Why you need to be Pre-approved before home shopping

When I get calls from buyers, one of my first questions is, "have you gone to your lender to get a pre-approval". Some are pre-approved through a lender, and some are not. The one's that aren't will often want to see houses before they start the loan process, but that's putting the cart before the horse. Here's why:

Let's say you go looking at houses, maybe even without the help of a trusted REALTOR® (most experienced Agents won't take you out looking at homes without previously being pre-approved). You find the perfect house. Great! Time to write an offer.... "wait" you think "will the bank give us this much money?", you ask.  Okay, you give the lender a call to set up an appointment.  If you're talking with a Bank, likely your appointment isn't going to be the same day, so now your perfect home is sitting on the market, without you having an offer accepted on it and you're hoping that no one else scoops it up.  You start to get ready for your appointment with the lender.  You're going to need to provide all of your income documentation, your tax returns, etc. So go dig that out of the closet. Okay, so a day or two later, you show up at the bank with all of your information, and the loan officer gives you a pre-approval letter. You go to make the offer, only to find out that in the mean time, the sellers have received another offer that they are negotiating. They will let you know if it doesn't work out. Now, you're back to square one.

There's an important distinction that I'd like to discuss and that's the difference between a pre-qualification and a pre-approval. The first one is something the broker will give you just by taking some basic info over the phone. They'll email you a pre-qual letter.

The pre-approval means that you have come in, provided the broker with all of your income and asset information, tax returns, and divorce decrees & alimony information, as necessary. The lender should pull your credit and run your info through what we call, "Automated underwriting" or "Desktop Underwriting". This means that the computer system looks at your info and gives a preliminary "yes" or "no" if it thinks you will be able to get the loan. Even this is not a guarantee of lender approval, but it's a lot better than nothing at all.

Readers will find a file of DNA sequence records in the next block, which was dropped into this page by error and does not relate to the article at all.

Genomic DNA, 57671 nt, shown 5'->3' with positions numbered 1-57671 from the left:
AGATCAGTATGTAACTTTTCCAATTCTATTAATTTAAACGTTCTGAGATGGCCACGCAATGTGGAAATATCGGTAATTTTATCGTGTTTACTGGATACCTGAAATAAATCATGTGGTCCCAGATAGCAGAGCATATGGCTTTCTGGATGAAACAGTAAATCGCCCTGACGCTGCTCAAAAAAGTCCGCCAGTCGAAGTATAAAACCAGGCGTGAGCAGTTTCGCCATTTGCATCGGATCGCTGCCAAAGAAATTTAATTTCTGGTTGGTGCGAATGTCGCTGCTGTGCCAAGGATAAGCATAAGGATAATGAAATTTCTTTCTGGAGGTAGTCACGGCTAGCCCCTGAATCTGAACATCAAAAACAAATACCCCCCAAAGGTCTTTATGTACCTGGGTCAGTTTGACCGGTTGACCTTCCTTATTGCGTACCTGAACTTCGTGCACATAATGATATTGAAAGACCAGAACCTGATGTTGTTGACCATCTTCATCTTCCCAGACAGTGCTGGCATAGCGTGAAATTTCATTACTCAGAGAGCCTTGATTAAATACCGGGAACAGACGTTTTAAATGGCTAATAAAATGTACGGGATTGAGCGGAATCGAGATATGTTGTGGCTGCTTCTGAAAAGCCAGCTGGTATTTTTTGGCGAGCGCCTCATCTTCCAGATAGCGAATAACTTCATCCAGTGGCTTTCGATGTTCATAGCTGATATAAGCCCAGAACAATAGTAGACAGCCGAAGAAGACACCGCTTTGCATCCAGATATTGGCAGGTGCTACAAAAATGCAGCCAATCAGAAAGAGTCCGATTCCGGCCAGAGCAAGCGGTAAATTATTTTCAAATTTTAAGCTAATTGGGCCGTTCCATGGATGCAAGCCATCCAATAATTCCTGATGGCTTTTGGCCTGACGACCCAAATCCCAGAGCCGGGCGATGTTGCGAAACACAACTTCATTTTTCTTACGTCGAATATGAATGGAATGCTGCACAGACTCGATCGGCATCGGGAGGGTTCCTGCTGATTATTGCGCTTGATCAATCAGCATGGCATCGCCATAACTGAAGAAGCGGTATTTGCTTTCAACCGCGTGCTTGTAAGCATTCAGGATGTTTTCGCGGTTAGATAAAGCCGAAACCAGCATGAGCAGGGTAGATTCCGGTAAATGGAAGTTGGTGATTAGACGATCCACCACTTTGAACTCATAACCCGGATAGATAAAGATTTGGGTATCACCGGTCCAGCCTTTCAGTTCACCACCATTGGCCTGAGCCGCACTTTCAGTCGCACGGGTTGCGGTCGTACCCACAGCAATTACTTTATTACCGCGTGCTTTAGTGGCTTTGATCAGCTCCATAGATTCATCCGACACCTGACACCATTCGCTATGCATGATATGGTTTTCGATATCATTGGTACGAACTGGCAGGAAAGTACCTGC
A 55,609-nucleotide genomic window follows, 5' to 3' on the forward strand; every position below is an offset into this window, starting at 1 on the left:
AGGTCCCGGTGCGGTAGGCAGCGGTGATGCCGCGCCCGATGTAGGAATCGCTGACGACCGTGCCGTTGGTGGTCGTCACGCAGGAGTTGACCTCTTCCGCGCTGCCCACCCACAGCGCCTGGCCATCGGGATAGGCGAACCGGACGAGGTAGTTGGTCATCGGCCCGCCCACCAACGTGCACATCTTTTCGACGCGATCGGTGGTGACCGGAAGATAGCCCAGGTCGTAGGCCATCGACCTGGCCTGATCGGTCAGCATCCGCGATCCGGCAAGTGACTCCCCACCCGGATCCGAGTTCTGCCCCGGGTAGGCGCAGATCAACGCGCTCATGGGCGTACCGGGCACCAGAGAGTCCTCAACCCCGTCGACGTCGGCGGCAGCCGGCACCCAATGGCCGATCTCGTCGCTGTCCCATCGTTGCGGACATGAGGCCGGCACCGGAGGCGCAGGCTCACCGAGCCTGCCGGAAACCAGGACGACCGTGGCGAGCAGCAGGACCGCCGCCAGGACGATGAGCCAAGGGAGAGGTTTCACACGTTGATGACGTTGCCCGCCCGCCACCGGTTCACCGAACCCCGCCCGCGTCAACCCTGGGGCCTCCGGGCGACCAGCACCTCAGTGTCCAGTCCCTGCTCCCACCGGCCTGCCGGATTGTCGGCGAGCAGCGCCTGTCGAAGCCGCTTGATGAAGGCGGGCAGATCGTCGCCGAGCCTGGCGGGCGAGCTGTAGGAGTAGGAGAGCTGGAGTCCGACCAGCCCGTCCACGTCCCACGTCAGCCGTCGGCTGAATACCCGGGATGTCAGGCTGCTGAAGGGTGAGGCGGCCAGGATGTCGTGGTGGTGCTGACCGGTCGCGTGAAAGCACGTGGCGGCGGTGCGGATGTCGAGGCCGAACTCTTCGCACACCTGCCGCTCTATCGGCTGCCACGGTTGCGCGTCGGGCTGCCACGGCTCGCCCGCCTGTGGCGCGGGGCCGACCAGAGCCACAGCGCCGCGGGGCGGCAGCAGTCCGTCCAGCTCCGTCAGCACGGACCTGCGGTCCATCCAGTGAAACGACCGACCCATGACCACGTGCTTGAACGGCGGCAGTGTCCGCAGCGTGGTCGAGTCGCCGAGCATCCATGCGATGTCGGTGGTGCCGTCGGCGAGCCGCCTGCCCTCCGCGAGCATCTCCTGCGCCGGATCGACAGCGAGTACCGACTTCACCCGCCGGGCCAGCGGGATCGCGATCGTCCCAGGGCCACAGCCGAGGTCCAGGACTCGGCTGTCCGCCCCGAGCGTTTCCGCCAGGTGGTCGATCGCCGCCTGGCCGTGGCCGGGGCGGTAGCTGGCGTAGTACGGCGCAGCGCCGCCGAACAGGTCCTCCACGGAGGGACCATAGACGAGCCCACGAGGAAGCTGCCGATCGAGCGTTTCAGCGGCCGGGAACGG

When should you get the pre-approval? ASAP. Having a lender review everything 30 days before you start looking is NOT too early. Maybe you've been divorced previously, and you find out you need to provide a copy of your divorce decree, or child support judgement. Don't know where it is and need a new copy from the court? Is it Friday at 5 PM and the courts are closed? You'll have to hope nobody puts in an offer before Monday. Let's say there is something on your credit that doesn't belong. Maybe you paid that item off already, or it's simply not your item of credit and it belongs to someone else with a name similar to yours (it happens). It can take 30, 60, sometimes even 90 days to clear up these issues, and you simply don't want to have to deal with that discovery after you walk though the door of your dream home.

If you are three months or less away from looking at homes, talk to a reputable lender today. Make sure everything is in order and let's take care of any surprises now instead of letting them become nasty issues when you find your new home.

There are no comments

Thank you! Your comment has been submitted and is awaiting approval.

Ryan Souster

Ryan Souster

CENTURY 21 Fusion
Contact Me